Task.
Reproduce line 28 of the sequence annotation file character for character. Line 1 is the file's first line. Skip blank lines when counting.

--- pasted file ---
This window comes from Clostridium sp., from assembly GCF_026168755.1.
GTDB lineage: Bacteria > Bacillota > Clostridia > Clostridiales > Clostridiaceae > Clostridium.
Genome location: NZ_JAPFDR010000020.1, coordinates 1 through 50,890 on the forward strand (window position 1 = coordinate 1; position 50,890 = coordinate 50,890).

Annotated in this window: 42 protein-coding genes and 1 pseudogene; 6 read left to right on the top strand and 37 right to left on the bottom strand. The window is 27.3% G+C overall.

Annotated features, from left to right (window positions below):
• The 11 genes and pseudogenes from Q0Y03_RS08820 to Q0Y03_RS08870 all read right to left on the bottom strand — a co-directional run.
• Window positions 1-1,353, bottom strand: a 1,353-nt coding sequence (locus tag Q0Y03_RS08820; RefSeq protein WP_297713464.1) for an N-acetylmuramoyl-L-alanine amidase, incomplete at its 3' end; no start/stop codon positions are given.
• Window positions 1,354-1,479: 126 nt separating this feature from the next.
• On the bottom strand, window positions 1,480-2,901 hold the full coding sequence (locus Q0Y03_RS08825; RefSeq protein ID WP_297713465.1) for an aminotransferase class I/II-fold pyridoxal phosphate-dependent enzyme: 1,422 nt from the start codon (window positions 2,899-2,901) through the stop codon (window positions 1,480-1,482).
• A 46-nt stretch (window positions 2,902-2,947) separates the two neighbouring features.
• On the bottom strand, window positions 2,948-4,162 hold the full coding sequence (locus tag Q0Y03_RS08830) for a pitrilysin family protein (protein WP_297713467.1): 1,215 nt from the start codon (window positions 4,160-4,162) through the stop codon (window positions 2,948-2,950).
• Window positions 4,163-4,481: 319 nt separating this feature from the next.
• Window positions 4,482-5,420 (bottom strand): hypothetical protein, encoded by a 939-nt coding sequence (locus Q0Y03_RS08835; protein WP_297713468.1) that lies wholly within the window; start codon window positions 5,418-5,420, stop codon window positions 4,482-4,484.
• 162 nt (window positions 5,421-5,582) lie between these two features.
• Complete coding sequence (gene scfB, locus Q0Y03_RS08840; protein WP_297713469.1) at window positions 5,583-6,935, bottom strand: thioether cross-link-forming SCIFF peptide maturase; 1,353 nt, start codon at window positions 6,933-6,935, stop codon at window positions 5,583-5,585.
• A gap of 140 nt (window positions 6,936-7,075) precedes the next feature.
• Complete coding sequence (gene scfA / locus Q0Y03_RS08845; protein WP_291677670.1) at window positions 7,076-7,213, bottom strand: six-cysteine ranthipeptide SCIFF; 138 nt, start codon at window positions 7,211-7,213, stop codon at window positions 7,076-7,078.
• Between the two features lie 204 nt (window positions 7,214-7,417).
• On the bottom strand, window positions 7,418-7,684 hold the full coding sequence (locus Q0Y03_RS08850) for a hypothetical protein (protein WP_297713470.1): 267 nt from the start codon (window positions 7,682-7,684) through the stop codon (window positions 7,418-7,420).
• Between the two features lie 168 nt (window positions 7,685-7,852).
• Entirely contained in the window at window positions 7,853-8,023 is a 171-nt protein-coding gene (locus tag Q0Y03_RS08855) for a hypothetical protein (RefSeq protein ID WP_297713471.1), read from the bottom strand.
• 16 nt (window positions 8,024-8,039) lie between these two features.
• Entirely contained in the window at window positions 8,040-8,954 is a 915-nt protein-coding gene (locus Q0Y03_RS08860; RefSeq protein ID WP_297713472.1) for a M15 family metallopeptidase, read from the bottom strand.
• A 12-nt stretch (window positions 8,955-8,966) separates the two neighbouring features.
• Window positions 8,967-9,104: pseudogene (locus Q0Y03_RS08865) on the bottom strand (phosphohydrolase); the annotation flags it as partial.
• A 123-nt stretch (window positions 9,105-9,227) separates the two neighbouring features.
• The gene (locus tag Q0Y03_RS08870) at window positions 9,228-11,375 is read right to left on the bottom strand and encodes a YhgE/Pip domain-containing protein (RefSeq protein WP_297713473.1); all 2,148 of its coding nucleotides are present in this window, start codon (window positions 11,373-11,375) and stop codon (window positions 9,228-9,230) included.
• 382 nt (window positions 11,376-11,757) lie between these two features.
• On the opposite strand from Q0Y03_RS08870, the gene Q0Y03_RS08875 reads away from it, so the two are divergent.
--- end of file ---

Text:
• 382 nt (window positions 11,376-11,757) lie between these two features.